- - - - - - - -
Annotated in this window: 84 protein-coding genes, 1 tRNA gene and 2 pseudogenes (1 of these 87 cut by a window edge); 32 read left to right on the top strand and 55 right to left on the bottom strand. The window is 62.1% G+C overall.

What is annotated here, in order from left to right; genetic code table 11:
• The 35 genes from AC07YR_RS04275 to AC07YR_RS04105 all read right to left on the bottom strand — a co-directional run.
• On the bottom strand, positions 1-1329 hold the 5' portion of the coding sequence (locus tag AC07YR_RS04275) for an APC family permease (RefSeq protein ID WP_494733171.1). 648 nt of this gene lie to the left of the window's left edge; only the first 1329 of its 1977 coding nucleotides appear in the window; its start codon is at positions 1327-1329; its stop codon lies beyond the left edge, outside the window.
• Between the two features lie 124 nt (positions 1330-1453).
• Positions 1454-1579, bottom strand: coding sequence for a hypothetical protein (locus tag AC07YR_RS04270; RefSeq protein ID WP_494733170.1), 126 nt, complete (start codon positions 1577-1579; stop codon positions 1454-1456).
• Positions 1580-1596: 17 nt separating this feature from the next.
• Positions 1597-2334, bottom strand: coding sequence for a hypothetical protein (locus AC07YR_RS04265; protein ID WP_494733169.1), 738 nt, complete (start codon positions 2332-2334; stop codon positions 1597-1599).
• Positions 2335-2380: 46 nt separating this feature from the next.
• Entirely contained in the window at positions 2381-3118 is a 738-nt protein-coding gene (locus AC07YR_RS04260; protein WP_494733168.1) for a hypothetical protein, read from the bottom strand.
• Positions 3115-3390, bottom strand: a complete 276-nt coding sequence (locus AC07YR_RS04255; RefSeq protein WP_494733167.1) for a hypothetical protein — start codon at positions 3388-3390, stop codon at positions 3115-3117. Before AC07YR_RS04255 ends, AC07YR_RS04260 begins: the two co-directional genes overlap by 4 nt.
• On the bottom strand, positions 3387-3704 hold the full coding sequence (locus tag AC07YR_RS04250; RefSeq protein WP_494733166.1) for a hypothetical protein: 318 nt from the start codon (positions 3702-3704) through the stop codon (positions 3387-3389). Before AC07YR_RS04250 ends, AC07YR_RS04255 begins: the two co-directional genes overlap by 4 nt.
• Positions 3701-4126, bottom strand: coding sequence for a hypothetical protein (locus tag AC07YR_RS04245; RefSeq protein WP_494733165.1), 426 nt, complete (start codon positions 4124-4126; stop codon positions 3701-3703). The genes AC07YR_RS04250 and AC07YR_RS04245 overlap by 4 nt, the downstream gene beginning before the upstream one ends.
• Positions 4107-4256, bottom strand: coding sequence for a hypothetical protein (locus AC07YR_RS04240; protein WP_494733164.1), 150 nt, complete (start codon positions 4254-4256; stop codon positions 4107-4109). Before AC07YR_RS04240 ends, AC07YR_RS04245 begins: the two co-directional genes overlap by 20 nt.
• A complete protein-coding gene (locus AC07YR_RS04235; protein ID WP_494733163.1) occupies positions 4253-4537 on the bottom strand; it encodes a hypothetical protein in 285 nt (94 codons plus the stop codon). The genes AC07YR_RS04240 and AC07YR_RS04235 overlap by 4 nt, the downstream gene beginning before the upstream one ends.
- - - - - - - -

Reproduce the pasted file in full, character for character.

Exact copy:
Annotated in this window: 84 protein-coding genes, 1 tRNA gene and 2 pseudogenes (1 of these 87 cut by a window edge); 32 read left to right on the top strand and 55 right to left on the bottom strand. The window is 62.1% G+C overall.

What is annotated here, in order from left to right; genetic code table 11:
• The 35 genes from AC07YR_RS04275 to AC07YR_RS04105 all read right to left on the bottom strand — a co-directional run.
• On the bottom strand, positions 1-1329 hold the 5' portion of the coding sequence (locus tag AC07YR_RS04275) for an APC family permease (RefSeq protein ID WP_494733171.1). 648 nt of this gene lie to the left of the window's left edge; only the first 1329 of its 1977 coding nucleotides appear in the window; its start codon is at positions 1327-1329; its stop codon lies beyond the left edge, outside the window.
• Between the two features lie 124 nt (positions 1330-1453).
• Positions 1454-1579, bottom strand: coding sequence for a hypothetical protein (locus tag AC07YR_RS04270; RefSeq protein ID WP_494733170.1), 126 nt, complete (start codon positions 1577-1579; stop codon positions 1454-1456).
• Positions 1580-1596: 17 nt separating this feature from the next.
• Positions 1597-2334, bottom strand: coding sequence for a hypothetical protein (locus AC07YR_RS04265; protein ID WP_494733169.1), 738 nt, complete (start codon positions 2332-2334; stop codon positions 1597-1599).
• Positions 2335-2380: 46 nt separating this feature from the next.
• Entirely contained in the window at positions 2381-3118 is a 738-nt protein-coding gene (locus AC07YR_RS04260; protein WP_494733168.1) for a hypothetical protein, read from the bottom strand.
• Positions 3115-3390, bottom strand: a complete 276-nt coding sequence (locus AC07YR_RS04255; RefSeq protein WP_494733167.1) for a hypothetical protein — start codon at positions 3388-3390, stop codon at positions 3115-3117. Before AC07YR_RS04255 ends, AC07YR_RS04260 begins: the two co-directional genes overlap by 4 nt.
• On the bottom strand, positions 3387-3704 hold the full coding sequence (locus tag AC07YR_RS04250; RefSeq protein WP_494733166.1) for a hypothetical protein: 318 nt from the start codon (positions 3702-3704) through the stop codon (positions 3387-3389). Before AC07YR_RS04250 ends, AC07YR_RS04255 begins: the two co-directional genes overlap by 4 nt.
• Positions 3701-4126, bottom strand: coding sequence for a hypothetical protein (locus tag AC07YR_RS04245; RefSeq protein WP_494733165.1), 426 nt, complete (start codon positions 4124-4126; stop codon positions 3701-3703). The genes AC07YR_RS04250 and AC07YR_RS04245 overlap by 4 nt, the downstream gene beginning before the upstream one ends.
• Positions 4107-4256, bottom strand: coding sequence for a hypothetical protein (locus AC07YR_RS04240; protein WP_494733164.1), 150 nt, complete (start codon positions 4254-4256; stop codon positions 4107-4109). Before AC07YR_RS04240 ends, AC07YR_RS04245 begins: the two co-directional genes overlap by 20 nt.
• A complete protein-coding gene (locus AC07YR_RS04235; protein ID WP_494733163.1) occupies positions 4253-4537 on the bottom strand; it encodes a hypothetical protein in 285 nt (94 codons plus the stop codon). The genes AC07YR_RS04240 and AC07YR_RS04235 overlap by 4 nt, the downstream gene beginning before the upstream one ends.